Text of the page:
Caribbean Islands Table of Contents

The education system in Antigua and Barbuda followed the British pattern and included public and private schools. Preprimary school was available for children from ages three to six. Primary education, compulsory for all children up to age twelve, was provided for five or six years. Secondary education, lasting four or five years, was offered upon the successful completion of a qualifying examination; private schools had their own qualifying examinations, while public schools used a standard test.

Postsecondary education was offered at the Antigua State College and at the local branch campus of the University of the West Indies (UWI). The Antigua State College offered a two-year program in five departments: teacher training, the advanced level in general education, commercial, engineering, and hotel and catering. Upon completion of the program, students took exams to earn certificates from external institutions, such as the UWI, Cambridge University, and the Royal Arts Society of London. Students attending the local branch campus of the UWI completed one year of studies and then continued their studies at another campus in Jamaica, Trinidad, or Barbados.

The 90-percent literacy rate indicated that the education system was reasonably successful in imparting basic skills. Despite this achievement, substantial problems remained in the late 1980s. Educational supplies and facilities were inadequate; in addition, there existed a high percentage of untrained teachers at all levels. These instructional deficiencies contributed to a national shortage of skilled labor.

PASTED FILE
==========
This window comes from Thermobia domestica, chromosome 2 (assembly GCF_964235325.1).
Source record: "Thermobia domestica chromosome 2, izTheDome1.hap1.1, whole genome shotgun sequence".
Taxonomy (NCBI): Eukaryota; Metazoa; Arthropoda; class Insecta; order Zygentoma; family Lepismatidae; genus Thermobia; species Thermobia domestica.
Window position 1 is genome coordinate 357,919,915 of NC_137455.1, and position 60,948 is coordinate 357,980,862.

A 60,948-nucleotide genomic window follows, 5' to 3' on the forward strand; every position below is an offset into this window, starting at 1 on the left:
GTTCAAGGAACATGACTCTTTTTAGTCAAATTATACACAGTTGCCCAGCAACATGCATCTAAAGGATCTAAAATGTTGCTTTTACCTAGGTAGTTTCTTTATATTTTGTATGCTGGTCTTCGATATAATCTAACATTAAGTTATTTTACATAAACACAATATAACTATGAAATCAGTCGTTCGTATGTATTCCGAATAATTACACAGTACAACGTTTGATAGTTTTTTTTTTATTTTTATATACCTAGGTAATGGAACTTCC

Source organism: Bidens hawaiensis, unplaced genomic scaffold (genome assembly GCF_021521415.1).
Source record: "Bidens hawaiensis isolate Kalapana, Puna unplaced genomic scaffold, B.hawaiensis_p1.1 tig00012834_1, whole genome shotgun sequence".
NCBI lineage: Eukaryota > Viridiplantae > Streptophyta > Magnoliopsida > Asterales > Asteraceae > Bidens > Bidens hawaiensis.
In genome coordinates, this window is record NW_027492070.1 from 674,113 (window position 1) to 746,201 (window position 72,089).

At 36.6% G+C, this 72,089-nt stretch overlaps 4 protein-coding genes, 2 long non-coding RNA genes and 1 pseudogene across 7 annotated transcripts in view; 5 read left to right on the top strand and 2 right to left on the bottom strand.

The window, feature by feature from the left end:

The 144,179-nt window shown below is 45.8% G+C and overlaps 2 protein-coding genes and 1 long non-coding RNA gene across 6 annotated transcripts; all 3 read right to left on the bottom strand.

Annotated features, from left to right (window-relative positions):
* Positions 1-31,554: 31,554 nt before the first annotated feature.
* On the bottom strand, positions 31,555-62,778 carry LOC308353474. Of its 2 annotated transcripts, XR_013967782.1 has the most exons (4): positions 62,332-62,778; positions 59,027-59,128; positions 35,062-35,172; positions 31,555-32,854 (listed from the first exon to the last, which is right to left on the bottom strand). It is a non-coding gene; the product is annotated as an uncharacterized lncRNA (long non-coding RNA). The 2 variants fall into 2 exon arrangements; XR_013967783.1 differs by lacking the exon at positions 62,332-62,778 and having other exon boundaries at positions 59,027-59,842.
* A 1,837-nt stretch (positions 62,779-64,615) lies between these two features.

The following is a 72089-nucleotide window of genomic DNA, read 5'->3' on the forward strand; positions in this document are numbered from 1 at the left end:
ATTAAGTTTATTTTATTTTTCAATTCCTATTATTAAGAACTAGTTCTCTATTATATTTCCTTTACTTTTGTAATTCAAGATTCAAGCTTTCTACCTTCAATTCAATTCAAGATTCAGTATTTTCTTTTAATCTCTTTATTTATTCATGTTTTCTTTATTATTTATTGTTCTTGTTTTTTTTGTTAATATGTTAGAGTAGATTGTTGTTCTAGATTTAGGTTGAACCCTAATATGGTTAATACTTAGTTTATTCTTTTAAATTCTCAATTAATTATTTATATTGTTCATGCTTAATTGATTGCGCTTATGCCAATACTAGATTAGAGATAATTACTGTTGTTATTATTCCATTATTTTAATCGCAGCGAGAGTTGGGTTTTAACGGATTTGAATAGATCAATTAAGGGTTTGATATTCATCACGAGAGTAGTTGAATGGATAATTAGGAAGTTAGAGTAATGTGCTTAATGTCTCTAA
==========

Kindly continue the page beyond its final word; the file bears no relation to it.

In the 1980-81 school year, primary-school enrollment was 10,211 students, 78 percent of whom were in public schools. Of a total of 436 primary-school teachers, 82 percent were in the public system. Secondary schools had a total of 5,687 students and 321 teachers; 66 percent of the students and 71 percent of the teachers were in the public system. The state college consisted of 329 students; although most were from Antigua and Barbuda, some students also came from Anguilla, the Turks and Caicos Islands, and Montserrat. The two special education schools had a combined enrollment of thirty-seven students, instructed by thirteen teachers.

Custom Search

Source: U.S. Library of Congress